Adaptation is awesome, especially from a survival standpoint. Until recent history, we had to adapt to survive. That whole "not dying" thing makes adaptation pretty important on the grand scale of useful traits. However, adaptation is a real pain when it comes to training routines. It doesn't take long for your body to say, “Been there, done that! I’m not adapting until you’ve got something new and exciting for me.” 

Restart Adaptation With the 3 V's

To combat the pain-in-the-ass side of adaptation and compensation, you need to tap into the 3 V's. The 3 V’s are the elements you need to break out of your movement comfort zone: 
  • Variety
  • Variation
  • Variability
They may all sound the same, but they are far from it. The movement I'm going to show you today will illustrate the differences between the three. Enter the supine twister.


The Supine Twister

Here’s how the movement breaks down.
  1. Lie on your back. Roll to your side and reach over to grab the bar and raise it over your head. You can prop the bar up on another weight at the end if it makes it easier to slide underneath. 
  2. Grab the underside of the weights with both hands, making sure to not over-grip. 
  3. As you lower the weight to your chest, rotate your body and kick the top leg sideways to the left while tucking the bottom leg underneath. 
  4. Press the weight back up and simultaneously rotate back to center and then kick through to the right. 
Each kick is considered one repetition. Repeat 25 times for 2 sets. My favorite time to add this exercise is in the middle of my workout. Remember to use a weight that you can control. 25lbs is a good place to start.

A Challenge for All 3 V's

The supine twister will address all of the elements I mentioned above, to jump-start your body's adaptation response. Here's how it works:


Variety: Variety is using a number of different exercises or positions to address a specific goal and increase the transference of learning. In the gym, we spend most of our time with our feet anchored and move the upper body around our feet. With the supine twister, the upper body is anchored and the lower body moves around a fixed point. It’s a totally different dynamic to motor control.


My favorite definition of motor control is from Anne Shumway-Cook:


“Motor control involves the way in which the central nervous system organizes muscles into coordinated movements. Sensory information is used to select and control movement, and movement patterns are influenced by perceptions.”


So if you want to change how you move, one way of doing it is to change your environment, and thus your sensory perception. The supine twister does this by putting you down on the ground, where you don't usually train.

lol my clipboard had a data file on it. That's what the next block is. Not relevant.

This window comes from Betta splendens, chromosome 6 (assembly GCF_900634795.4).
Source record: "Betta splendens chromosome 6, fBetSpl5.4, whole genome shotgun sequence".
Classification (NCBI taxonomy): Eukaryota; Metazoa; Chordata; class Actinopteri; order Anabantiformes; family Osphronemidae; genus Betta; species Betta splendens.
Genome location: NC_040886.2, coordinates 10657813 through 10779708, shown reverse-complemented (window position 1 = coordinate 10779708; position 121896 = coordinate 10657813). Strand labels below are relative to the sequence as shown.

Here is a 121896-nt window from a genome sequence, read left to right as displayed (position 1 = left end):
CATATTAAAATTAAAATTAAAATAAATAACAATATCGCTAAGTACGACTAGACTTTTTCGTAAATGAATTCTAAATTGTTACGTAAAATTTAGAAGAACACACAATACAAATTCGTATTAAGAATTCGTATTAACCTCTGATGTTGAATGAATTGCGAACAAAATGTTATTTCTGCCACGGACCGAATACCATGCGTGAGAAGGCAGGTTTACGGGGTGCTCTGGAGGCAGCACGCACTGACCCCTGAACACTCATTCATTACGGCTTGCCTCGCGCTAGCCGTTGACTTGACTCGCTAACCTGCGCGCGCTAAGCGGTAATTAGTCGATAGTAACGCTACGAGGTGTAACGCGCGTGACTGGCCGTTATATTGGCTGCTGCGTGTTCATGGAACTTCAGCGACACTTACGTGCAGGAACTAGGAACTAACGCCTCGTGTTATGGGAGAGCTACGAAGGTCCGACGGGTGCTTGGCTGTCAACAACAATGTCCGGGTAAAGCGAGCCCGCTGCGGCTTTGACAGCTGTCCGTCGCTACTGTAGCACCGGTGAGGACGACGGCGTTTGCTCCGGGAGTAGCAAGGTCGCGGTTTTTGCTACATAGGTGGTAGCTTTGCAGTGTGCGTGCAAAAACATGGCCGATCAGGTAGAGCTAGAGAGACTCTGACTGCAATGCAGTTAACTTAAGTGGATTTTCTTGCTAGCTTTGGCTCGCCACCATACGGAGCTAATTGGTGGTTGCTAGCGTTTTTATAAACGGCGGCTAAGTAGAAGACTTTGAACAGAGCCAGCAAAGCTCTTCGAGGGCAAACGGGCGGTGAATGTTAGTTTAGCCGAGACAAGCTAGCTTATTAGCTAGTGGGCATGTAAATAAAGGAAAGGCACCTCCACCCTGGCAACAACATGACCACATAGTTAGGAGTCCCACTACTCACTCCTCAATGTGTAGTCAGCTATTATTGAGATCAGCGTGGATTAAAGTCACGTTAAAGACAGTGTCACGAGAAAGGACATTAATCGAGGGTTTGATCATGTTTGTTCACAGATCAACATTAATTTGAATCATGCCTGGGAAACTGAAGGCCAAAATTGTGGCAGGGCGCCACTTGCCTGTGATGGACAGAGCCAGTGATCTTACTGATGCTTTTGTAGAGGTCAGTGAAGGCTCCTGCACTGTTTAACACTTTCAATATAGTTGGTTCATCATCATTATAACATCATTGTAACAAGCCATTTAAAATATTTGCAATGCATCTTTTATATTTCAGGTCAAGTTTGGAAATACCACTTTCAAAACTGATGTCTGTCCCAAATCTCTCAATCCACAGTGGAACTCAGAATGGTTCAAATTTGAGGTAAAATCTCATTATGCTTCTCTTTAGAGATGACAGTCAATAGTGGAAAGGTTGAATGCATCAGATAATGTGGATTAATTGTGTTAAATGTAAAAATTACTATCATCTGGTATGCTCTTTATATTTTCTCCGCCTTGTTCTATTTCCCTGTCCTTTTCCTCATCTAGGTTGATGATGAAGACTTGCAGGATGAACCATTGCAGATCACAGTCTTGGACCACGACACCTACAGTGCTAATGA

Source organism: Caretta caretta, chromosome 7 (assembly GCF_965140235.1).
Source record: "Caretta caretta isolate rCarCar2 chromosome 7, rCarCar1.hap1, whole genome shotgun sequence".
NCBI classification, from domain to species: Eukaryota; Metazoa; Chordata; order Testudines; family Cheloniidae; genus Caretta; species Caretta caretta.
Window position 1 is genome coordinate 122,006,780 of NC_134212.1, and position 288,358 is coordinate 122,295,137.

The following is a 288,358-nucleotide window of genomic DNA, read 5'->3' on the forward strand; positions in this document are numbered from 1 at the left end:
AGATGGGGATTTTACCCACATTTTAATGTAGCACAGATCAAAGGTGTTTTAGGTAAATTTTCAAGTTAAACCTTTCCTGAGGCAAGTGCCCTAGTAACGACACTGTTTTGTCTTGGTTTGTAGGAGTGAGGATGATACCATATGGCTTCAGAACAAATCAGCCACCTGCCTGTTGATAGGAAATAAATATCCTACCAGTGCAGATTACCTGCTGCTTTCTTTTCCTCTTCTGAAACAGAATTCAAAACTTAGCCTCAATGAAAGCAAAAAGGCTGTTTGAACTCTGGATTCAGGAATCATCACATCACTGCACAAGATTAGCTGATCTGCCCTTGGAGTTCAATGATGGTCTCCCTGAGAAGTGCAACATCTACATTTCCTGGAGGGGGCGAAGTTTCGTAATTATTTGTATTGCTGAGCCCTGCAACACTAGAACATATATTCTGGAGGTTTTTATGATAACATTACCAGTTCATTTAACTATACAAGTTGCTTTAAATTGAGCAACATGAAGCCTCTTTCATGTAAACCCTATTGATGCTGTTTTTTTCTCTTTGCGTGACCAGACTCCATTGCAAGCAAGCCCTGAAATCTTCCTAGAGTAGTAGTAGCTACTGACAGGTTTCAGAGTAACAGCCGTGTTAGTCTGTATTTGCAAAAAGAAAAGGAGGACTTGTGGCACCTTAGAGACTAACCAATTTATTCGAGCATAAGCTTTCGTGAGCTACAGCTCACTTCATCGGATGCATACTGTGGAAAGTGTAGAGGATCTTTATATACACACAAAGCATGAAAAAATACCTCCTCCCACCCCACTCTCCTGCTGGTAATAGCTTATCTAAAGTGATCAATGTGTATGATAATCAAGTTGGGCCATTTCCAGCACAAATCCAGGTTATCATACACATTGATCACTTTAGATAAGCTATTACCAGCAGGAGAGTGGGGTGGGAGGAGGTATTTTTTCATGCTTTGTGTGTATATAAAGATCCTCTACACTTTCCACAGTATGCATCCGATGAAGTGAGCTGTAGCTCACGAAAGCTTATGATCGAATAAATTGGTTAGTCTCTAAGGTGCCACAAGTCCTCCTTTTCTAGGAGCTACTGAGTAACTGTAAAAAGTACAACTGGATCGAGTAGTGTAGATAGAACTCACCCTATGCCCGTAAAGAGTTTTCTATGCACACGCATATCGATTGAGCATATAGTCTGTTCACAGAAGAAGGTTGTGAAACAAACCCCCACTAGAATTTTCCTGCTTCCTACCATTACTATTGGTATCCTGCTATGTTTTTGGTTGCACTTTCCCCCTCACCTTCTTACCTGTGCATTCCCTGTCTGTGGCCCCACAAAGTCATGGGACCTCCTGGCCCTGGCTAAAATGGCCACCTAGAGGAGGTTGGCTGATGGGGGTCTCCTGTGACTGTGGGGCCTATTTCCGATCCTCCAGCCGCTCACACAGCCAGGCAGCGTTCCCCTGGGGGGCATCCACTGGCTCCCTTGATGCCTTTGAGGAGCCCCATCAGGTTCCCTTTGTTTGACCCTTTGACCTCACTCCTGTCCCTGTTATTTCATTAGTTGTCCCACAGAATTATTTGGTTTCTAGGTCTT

Variation: Variation means changing elements of a single exercise to stimulate greater diversity and neuromuscular responses. With the supine twister, you can change the pace of the rotations by going fast or slow; do multiple kicks to one side before changing directions; or change how far down, out, and up you kick to the side. By changing the way you lower the end of the bar, you make a difference to how much the upper body is involved.

Variability: Variability adds the elements of unpredictability, rapid change, and automatic reactions to an exercise to develop robustness. With the supine twister, you can train unpredictable reactions and rapid changes in direction by having someone stand above you calling out which direction to go and how long to hold. 


You Want Me to Twist? With Weight? 

Hold on, you say, isn't rotation in the lumbar spine bad? Good luck trying not to rotate when you move in real life. Rotation isn’t the enemy; it’s how you rotate that’s the key. 
Many people struggle with the so-called “abdominal brace.” A large percentage of low back problems occur because the abdominal muscles are not maintaining control over the rotation between the pelvis and the spine at the L5- S1 level. It's difficult to own the brace and move the upper body while the lower body is anchored. But with the supine twister, as soon as you press the weight up you automatically get an abdominal brace. 

Train Rotation in the Gym, Own It in Real Life

The supine twister takes a lot of practice. You can injure yourself doing this movement, if you aren’t in total control of the eccentric component. But avoiding a movement because you might get hurt is silly. Learning how to slowly take your body to the edge and back builds resilience. Life can kick you in the ass 24/7 in all planes of motion, especially rotation because that's where power lives. Are you prepared?
When the rotation ass kicking comes, take comfort in knowing you own it better for having been there before. Have fun and experiment with the supine twister. Or just sit on the couch and do nothing. That’s the only way you ain’t gonna rotate. See you on the ground.
More Core Support Training Exercises:
Photo courtesy of Perry Nickelston.